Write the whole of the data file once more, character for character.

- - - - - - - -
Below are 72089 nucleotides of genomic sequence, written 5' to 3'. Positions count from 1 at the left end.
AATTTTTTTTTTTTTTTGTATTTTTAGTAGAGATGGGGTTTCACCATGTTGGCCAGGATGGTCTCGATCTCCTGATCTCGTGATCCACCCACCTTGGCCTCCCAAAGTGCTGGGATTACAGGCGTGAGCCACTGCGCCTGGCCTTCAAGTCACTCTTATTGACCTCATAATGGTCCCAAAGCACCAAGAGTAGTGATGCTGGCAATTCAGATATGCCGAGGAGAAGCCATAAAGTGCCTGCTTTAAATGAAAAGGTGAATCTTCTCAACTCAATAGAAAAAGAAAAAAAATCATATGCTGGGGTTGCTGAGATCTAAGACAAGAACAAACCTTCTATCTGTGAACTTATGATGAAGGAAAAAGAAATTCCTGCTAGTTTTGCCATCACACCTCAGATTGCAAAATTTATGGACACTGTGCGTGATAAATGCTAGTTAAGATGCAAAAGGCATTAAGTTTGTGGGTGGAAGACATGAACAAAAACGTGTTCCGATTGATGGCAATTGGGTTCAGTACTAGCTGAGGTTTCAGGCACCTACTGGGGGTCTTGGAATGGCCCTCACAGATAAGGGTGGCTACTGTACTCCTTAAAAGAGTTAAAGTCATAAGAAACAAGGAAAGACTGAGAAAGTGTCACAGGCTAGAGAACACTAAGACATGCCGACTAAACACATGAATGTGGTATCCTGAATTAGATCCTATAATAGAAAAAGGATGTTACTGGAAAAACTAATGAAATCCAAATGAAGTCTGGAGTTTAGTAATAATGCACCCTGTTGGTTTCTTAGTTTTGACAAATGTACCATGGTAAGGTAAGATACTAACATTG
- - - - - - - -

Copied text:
Below are 72089 nucleotides of genomic sequence, written 5' to 3'. Positions count from 1 at the left end.
AATTTTTTTTTTTTTTTGTATTTTTAGTAGAGATGGGGTTTCACCATGTTGGCCAGGATGGTCTCGATCTCCTGATCTCGTGATCCACCCACCTTGGCCTCCCAAAGTGCTGGGATTACAGGCGTGAGCCACTGCGCCTGGCCTTCAAGTCACTCTTATTGACCTCATAATGGTCCCAAAGCACCAAGAGTAGTGATGCTGGCAATTCAGATATGCCGAGGAGAAGCCATAAAGTGCCTGCTTTAAATGAAAAGGTGAATCTTCTCAACTCAATAGAAAAAGAAAAAAAATCATATGCTGGGGTTGCTGAGATCTAAGACAAGAACAAACCTTCTATCTGTGAACTTATGATGAAGGAAAAAGAAATTCCTGCTAGTTTTGCCATCACACCTCAGATTGCAAAATTTATGGACACTGTGCGTGATAAATGCTAGTTAAGATGCAAAAGGCATTAAGTTTGTGGGTGGAAGACATGAACAAAAACGTGTTCCGATTGATGGCAATTGGGTTCAGTACTAGCTGAGGTTTCAGGCACCTACTGGGGGTCTTGGAATGGCCCTCACAGATAAGGGTGGCTACTGTACTCCTTAAAAGAGTTAAAGTCATAAGAAACAAGGAAAGACTGAGAAAGTGTCACAGGCTAGAGAACACTAAGACATGCCGACTAAACACATGAATGTGGTATCCTGAATTAGATCCTATAATAGAAAAAGGATGTTACTGGAAAAACTAATGAAATCCAAATGAAGTCTGGAGTTTAGTAATAATGCACCCTGTTGGTTTCTTAGTTTTGACAAATGTACCATGGTAAGGTAAGATACTAACATTG